Choosing a favorite pie seems impossible when asked, but once August rolls around, and local peaches abound at farm stands, the answer is clear. I didn’t realize this until I ate a forkful of just-cool-enough-to-eat peach pie a few days ago. It was the first one I made this summer, and to fully explain my feelings about it would tip us into shady, romance novel territory. I know—it’s only pie, but while strawberries make me swoon, and cherries provide proof that summer is really here, it’s peach pie that makes my heart melt every.single.time.
The only companion a perfectly ripe peach needs is a sturdy, yet flaky piecrust. Sturdy feels like an odd word to use regarding piecrust, though I’m sure you know what I mean. Save your flip-floppy crusts for someone else. Like pizza, I want my piecrust to defy gravity. And yet, it shouldn’t be so stiff as to detract away from any buttery, flaky goodness. I discovered the real secret to achieving pie greatness, and it rests at your fingertips, literally.
Skip the food processor if you’re up for the challenge, and have a few extra minutes to spare. This isn’t a practical approach when I’m baking pies for the restaurant because there’s a lot of multitasking that goes on during those days. In the comfort of my kitchen, at my own leisure, gently, but quickly, working the butter into the flour with my fingertips, in the same manner way you’d make biscuit dough, is therapeutic. Whenever I have the time to make my crusts completely by hand, those yield the best ones.
When it comes to the filling, as with any fruit-based pies, taste your fruit first. I can’t stress this enough, and was just talking to a friend about it. Recipes, at least baking-related ones, are only a science to a certain point. The sugar is negotiable, and how much you use depends on the sweetness or tartness of your fruit. For this recipe, I used some extra juicy peaches from the seconds bin at the farm stand—a deal at only $1.29 per pound. They needed minimal effort to coax out their potential, with just ¾ cup of sugar. I could’ve probably used just 2/3 cup if I wanted to push the boundaries. The point is to ensure the fruit is the star in the finished pie, not the sugar.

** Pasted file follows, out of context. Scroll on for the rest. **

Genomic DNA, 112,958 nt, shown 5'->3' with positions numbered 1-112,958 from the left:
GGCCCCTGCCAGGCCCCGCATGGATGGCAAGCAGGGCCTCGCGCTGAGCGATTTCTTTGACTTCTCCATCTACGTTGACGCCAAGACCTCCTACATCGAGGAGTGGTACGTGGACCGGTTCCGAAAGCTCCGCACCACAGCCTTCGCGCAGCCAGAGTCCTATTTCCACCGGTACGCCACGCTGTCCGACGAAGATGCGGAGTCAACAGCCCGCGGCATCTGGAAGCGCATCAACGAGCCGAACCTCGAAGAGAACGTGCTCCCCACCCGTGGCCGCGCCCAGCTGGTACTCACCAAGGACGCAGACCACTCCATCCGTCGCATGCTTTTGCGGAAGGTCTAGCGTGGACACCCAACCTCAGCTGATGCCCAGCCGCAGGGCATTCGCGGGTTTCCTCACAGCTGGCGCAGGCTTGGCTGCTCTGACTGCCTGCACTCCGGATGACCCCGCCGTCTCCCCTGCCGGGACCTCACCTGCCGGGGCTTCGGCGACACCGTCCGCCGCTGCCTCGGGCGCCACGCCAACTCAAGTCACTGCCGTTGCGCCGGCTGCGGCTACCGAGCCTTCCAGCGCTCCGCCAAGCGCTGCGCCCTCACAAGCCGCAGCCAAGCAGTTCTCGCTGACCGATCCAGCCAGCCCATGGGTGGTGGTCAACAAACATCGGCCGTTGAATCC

There’s just a dash of cinnamon, enough to make the peaches sing a bit, but not so much that you’ll likely notice it’s in there. A squeeze of fresh lemon juice serves the same purpose. The only thing that comes close to rivaling a homemade peach pie in the summer, is leftover homemade peach pie for breakfast the next day (and maybe even dinner if you’re feeling too tired to cook).
Good Eats From the Archives
Eight Years Ago: Peach Raspberry Tart
Seven Years Ago: Ginger Soy Marinated Steak
Six Years Ago: Cherry Slushies
Five Years Ago: Smoky Watermelon Gazpacho
Four Years Ago: Easy Peach Jam
Three Years Ago: Crispy Buttermilk Fried Chicken
Two Years Ago: Roasted Beet Greens
One Year Ago: No-Cook Tomato Basil Sauce
Homemade Peach Pie
- 6 medium-large peaches, peeled & sliced
- ¾ cup granulated natural cane sugar
- Freshly squeezed juice of ½ lemon
- Dash of ground cinnamon
- 3 to 4 tablespoons flour (depends on how much juice peaches release)
- Perfect Pie Crust (recipe here)
- Preheat the oven to 425ºF (220ºC).
- Combine the peaches, sugar, lemon juice, cinnamon, and flour in a deep bowl. Stir until the flour is mixed in, and juices begin to thicken. Set aside.
- Prepare the piecrust.
- Roll one crust out into a 10-inch circle. Fit into a 9-inch pie plate (not deep dish). Spoon the filling into the crust.
- Roll the remaining crust into a 9-inch circle. Use a small cutter to cut out vents, or cut into strips to make a lattice topping (here's a great tutorial). Arrange the crust on top, flute the edges, or press with the back of a fork.
- Bake for 15 minutes. Reduce oven to 350ºF (180ºC). Bake until golden, and juices are bubbly, 40 to 45 minutes.
- Let pie cool completely on a wire rack before serving.